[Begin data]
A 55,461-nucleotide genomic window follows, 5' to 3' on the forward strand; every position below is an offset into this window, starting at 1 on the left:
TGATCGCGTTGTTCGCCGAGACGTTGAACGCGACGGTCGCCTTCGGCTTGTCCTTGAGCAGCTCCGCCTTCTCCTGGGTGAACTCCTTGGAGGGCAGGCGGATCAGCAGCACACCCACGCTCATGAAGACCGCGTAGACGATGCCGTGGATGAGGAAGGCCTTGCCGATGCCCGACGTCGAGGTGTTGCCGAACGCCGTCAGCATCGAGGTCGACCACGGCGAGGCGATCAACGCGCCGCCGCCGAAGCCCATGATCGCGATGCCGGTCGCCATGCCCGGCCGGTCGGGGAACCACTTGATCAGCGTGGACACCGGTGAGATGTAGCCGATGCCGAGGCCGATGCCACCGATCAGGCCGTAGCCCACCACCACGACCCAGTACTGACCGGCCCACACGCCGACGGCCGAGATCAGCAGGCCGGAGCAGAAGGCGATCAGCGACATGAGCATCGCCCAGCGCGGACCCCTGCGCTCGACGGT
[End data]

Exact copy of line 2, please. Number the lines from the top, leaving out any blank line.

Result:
TGATCGCGTTGTTCGCCGAGACGTTGAACGCGACGGTCGCCTTCGGCTTGTCCTTGAGCAGCTCCGCCTTCTCCTGGGTGAACTCCTTGGAGGGCAGGCGGATCAGCAGCACACCCACGCTCATGAAGACCGCGTAGACGATGCCGTGGATGAGGAAGGCCTTGCCGATGCCCGACGTCGAGGTGTTGCCGAACGCCGTCAGCATCGAGGTCGACCACGGCGAGGCGATCAACGCGCCGCCGCCGAAGCCCATGATCGCGATGCCGGTCGCCATGCCCGGCCGGTCGGGGAACCACTTGATCAGCGTGGACACCGGTGAGATGTAGCCGATGCCGAGGCCGATGCCACCGATCAGGCCGTAGCCCACCACCACGACCCAGTACTGACCGGCCCACACGCCGACGGCCGAGATCAGCAGGCCGGAGCAGAAGGCGATCAGCGACATGAGCATCGCCCAGCGCGGACCCCTGCGCTCGACGGT